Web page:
Vice President Biden is expected to miss Israeli Prime Minister Benjamin Netanyahu's speech to a joint meeting of Congress -- apparently because of overseas travel -- as several Democratic lawmakers plan to sit out the address in protest. 

A White House official confirmed to Fox News on Friday that the vice president will miss the address, as he will be traveling abroad. 

As president of the Senate, Biden would typically attend a joint meeting of Congress, putting the White House in a bind because of its irritation about Netanyahu's visit. The White House has accused Netanyahu and congressional Republicans of breaching diplomatic protocol by arranging the address without coordinating with the administration. 

Biden's overseas trip allows the White House to avoid the awkwardness of having the vice president sit behind Netanyahu during the address. It's unclear where the vice president plans to travel, though his office said the unspecified trip was in the works before the prime minister's trip was announced. 

Netanyahu is scheduled to address Congress on March 3.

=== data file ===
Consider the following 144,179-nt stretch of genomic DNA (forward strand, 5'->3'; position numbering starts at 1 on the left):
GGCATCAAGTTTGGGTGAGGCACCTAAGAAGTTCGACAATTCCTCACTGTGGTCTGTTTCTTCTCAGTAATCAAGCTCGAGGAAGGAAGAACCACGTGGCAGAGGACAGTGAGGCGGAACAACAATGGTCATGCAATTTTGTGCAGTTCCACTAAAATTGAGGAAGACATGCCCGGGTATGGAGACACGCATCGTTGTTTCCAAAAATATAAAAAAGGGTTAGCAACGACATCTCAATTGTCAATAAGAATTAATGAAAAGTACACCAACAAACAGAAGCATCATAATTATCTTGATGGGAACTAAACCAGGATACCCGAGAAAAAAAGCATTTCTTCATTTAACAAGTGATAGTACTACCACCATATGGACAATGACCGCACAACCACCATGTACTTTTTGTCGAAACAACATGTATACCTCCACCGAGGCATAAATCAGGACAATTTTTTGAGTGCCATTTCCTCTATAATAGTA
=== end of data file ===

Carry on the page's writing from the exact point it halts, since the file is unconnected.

More On This...

Meanwhile, at least three prominent Democratic lawmakers have vowed to boycott the speech, saying they disapprove of House Speaker John Boehner's decision to invite the Israeli leader without consulting President Obama. Reps. John Lewis of Georgia, G.K. Butterfield of North Carolina and Earl Blumenauer of Oregon announced their decisions earlier this week. 

White House spokesman Josh Earnest said the president believes individual members of Congress should make their own decisions about whether or not to attend. 

This week, officials began laying the groundwork for the prospect that Biden would skip the speech, nothing that he also missed a joint meeting of Congress in 2011 because of foreign travel. 

Earnest, still, stressed that the vice president "takes very seriously the ceremonial responsibilities that he has before the United States Senate." 

The White House already had confirmed that Obama will not meet with his Israeli counterpart, so as not to appear to be influencing or taking sides in the looming Israeli election. 

Obama and Netanyahu have long had a tense relationship, in part because of the Israeli leader's skepticism of the U.S.-led nuclear negotiations with Iran. Netanyahu has backed congressional efforts to pass new sanctions on Iran during the negotiations, again putting him at odds with Obama, who has vowed to veto such legislation. 

Boehner has asked Netanyahu to speak about the Iran issue when he addresses Congress. 

The Associated Press contributed to this report.